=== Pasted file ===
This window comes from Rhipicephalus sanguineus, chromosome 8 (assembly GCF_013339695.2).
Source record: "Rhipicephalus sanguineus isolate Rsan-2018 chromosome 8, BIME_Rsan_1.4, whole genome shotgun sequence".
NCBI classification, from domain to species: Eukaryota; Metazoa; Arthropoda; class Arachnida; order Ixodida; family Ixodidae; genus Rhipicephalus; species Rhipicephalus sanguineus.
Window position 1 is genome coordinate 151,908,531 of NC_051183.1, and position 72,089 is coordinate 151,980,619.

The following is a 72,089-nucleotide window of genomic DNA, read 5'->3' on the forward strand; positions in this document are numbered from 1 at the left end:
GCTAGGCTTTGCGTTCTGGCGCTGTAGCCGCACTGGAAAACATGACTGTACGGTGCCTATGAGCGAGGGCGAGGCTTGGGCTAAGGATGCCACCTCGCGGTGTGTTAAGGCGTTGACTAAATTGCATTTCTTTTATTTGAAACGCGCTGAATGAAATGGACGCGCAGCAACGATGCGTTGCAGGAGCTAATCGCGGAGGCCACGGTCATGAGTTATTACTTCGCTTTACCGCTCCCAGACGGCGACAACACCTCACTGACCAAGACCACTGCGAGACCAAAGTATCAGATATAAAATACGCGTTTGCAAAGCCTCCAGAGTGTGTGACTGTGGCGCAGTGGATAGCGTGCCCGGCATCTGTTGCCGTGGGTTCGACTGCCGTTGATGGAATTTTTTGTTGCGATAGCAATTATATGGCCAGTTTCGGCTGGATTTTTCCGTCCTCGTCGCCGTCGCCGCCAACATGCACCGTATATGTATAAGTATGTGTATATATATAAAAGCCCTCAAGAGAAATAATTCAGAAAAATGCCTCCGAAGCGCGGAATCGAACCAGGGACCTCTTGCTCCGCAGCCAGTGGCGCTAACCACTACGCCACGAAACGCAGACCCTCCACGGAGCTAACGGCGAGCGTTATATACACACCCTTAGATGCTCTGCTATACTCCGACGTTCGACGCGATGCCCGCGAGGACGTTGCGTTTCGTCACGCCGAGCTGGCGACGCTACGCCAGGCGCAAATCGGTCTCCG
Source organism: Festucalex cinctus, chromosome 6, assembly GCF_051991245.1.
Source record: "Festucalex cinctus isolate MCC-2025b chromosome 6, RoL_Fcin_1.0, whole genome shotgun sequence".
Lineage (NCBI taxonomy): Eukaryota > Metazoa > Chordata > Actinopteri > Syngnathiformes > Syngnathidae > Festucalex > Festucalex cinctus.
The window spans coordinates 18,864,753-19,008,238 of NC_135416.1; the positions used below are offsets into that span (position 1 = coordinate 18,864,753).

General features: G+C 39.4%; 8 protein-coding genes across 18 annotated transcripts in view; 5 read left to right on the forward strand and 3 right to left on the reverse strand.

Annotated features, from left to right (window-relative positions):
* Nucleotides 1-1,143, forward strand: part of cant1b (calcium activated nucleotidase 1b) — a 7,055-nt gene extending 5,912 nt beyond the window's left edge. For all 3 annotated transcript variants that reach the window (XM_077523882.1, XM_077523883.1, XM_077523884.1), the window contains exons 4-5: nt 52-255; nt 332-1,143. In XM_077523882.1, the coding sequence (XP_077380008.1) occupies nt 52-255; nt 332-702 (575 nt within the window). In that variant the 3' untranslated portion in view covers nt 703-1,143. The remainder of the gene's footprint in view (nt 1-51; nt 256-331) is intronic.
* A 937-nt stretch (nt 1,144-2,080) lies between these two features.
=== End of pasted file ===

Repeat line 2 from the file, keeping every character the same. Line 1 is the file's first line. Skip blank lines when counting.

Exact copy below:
Source record: "Rhipicephalus sanguineus isolate Rsan-2018 chromosome 8, BIME_Rsan_1.4, whole genome shotgun sequence".